After all, what better way to promote crypto usage and adoption than by paying for your content with it? This can have the dual advantage of making you more knowledgeable in the crypto field in general. Think of it as a free education in your new crypto hobby – with the bonus of earning cash that may someday skyrocket in value.


This is an online marketplace for both prospective employers and employees who are interested in doing business in Bitcoin. Many of the jobs are tech oriented, so if you’re web developer or you’ve got some coding skills, this can be a great way to translate your extant skills into digital currency.

However, there are also opportunities available within the crypto arena itself. Some initial coin offerings are promoted via bounty campaigns. These campaigns pay participants – usually in the native coin – to find bugs on their website or in their code, share information about the coin on social media, or shepherd online discussions.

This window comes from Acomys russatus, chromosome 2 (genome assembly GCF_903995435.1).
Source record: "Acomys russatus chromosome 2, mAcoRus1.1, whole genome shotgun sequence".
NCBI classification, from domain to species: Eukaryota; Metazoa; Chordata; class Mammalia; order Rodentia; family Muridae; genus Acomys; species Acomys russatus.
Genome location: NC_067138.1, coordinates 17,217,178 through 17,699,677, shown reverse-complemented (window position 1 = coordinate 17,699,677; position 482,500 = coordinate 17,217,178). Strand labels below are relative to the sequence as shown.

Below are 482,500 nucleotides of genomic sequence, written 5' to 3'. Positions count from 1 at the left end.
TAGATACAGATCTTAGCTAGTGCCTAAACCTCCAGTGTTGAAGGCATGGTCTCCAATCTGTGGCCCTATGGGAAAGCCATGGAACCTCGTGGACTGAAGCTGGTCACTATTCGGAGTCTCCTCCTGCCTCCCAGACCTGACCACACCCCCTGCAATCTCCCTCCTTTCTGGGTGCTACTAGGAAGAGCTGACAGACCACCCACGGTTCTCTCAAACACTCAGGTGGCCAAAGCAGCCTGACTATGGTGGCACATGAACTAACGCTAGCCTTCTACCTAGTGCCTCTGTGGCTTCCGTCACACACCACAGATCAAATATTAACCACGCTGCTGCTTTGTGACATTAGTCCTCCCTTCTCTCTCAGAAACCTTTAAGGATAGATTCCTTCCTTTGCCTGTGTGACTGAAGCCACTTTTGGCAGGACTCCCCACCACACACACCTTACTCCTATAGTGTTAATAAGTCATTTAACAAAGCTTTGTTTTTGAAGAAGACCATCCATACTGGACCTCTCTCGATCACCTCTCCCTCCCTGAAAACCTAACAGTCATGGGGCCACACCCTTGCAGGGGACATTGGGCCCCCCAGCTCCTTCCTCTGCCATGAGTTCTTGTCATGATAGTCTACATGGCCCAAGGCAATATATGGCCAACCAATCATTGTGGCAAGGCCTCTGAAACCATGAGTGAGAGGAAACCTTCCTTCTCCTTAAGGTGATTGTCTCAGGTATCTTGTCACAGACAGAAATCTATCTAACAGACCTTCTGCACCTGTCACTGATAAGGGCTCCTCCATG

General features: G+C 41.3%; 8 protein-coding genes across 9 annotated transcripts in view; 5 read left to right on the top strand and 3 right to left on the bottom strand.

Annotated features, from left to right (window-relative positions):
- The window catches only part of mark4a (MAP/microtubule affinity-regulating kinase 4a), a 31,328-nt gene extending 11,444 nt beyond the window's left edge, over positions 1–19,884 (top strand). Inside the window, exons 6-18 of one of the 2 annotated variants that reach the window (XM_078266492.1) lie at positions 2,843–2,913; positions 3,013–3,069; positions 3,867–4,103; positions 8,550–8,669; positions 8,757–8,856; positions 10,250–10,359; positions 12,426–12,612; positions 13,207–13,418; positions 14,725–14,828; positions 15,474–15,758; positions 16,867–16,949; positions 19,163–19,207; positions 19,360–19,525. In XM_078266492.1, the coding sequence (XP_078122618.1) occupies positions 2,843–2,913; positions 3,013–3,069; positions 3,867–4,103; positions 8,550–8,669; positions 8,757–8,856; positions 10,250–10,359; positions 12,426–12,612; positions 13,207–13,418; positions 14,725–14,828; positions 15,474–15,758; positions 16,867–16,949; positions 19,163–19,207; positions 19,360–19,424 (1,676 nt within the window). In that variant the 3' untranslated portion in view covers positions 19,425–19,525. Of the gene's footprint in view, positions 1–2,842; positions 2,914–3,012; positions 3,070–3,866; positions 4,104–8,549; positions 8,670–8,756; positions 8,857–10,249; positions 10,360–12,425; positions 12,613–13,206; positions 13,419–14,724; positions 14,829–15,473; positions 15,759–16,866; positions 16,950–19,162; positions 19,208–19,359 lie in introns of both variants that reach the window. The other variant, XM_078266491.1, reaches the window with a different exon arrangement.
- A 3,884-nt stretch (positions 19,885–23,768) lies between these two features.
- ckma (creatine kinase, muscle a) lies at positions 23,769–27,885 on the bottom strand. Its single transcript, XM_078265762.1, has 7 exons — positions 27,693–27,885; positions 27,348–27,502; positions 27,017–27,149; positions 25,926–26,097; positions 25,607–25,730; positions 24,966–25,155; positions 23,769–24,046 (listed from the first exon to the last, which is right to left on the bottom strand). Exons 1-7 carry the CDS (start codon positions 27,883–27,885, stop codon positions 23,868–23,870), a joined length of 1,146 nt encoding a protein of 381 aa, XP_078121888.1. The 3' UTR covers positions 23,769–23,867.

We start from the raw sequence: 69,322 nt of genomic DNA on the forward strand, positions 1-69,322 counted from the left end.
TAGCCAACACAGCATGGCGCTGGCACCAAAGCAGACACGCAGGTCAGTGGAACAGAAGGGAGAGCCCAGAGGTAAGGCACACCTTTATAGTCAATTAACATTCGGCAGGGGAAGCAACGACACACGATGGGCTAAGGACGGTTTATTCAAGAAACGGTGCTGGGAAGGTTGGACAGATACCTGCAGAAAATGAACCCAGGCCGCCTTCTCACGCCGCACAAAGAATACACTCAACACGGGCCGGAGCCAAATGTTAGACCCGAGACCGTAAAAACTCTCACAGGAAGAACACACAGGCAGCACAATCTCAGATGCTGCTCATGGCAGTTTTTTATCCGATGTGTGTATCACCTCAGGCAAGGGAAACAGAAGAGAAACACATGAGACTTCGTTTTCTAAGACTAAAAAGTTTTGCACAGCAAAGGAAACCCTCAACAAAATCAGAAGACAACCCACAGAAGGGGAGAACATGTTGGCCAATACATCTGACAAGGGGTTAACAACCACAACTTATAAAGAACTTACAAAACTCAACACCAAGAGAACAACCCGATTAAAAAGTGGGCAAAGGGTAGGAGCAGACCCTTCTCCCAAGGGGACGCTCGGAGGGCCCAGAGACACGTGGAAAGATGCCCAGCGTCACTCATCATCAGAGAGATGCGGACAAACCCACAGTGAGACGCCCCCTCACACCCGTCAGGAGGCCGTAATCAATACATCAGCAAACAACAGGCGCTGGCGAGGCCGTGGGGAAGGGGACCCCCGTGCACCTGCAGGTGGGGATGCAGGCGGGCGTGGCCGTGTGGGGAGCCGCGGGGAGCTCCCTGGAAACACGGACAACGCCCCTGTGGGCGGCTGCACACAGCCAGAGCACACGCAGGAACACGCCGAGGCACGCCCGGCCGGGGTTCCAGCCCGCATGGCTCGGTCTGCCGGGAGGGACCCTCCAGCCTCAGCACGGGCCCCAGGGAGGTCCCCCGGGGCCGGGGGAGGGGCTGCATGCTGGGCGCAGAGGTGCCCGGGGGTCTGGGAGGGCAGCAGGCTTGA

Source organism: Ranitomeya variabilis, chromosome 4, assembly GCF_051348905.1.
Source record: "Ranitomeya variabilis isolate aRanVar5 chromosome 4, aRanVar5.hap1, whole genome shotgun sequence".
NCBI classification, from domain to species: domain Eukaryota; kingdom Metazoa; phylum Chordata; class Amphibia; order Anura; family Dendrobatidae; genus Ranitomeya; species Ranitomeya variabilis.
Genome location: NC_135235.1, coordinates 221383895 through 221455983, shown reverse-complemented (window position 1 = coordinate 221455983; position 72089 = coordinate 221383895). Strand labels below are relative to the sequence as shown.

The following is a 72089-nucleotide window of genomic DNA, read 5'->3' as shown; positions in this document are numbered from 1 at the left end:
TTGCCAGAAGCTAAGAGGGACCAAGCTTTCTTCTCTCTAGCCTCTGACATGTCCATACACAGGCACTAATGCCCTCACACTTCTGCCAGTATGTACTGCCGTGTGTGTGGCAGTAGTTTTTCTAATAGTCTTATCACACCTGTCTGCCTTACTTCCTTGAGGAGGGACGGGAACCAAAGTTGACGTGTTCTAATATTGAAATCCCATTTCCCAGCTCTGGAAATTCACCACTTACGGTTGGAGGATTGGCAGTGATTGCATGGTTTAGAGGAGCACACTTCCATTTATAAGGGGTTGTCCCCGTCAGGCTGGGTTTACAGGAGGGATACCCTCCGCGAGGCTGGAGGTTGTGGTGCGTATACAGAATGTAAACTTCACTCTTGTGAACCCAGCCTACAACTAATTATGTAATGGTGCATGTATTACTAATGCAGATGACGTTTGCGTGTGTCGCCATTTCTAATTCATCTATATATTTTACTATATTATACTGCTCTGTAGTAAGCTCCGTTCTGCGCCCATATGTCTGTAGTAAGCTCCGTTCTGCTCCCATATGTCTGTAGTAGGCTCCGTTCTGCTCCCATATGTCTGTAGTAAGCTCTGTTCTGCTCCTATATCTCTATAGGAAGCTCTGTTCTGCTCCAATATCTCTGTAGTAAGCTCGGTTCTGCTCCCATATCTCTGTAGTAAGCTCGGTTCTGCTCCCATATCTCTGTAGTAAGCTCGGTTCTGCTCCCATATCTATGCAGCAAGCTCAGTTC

The promoters of the coin often use an algorithm to track your progress and then reward you in a fixed schedule with drops of the coin in question. Yes – it is totally possible to earn altcoins by hitting “Like” on Facebook.


BitWage allows you to get paid in Bitcoin by any regular employer. You set up a BitWage account and are provided a digital bank account number.

Your existing employer deposits a portion – or all – of your pay into the BitWage account. BitWage then converts that fiat currency into Bitcoin and deposits it in your personal wallet. The conversion cost is purely related to transaction fees.

The beauty of this system is you can earn Bitcoin while continuing to work your regular old 9–5. It removes the additional steps necessary in taking your earned fiat currency to an exchange, trading it for Bitcoin, and then transferring those Bitcoins back out to your personal wallet. You can easily set a fixed percentage of your pay to be instantly converted into Bitcoin, creating a digital savings account with almost no effort.


We mention this because it’s a possibility, but be forewarned – paid-to-click sites typically pay only very small amounts of Bitcoin.

However, the work couldn’t possibly be easier. Ad revenue on the internet is primarily generated by clicks. The more clicks an ad receives, the more folks that ad reaches and the more exposure the advertised product gets.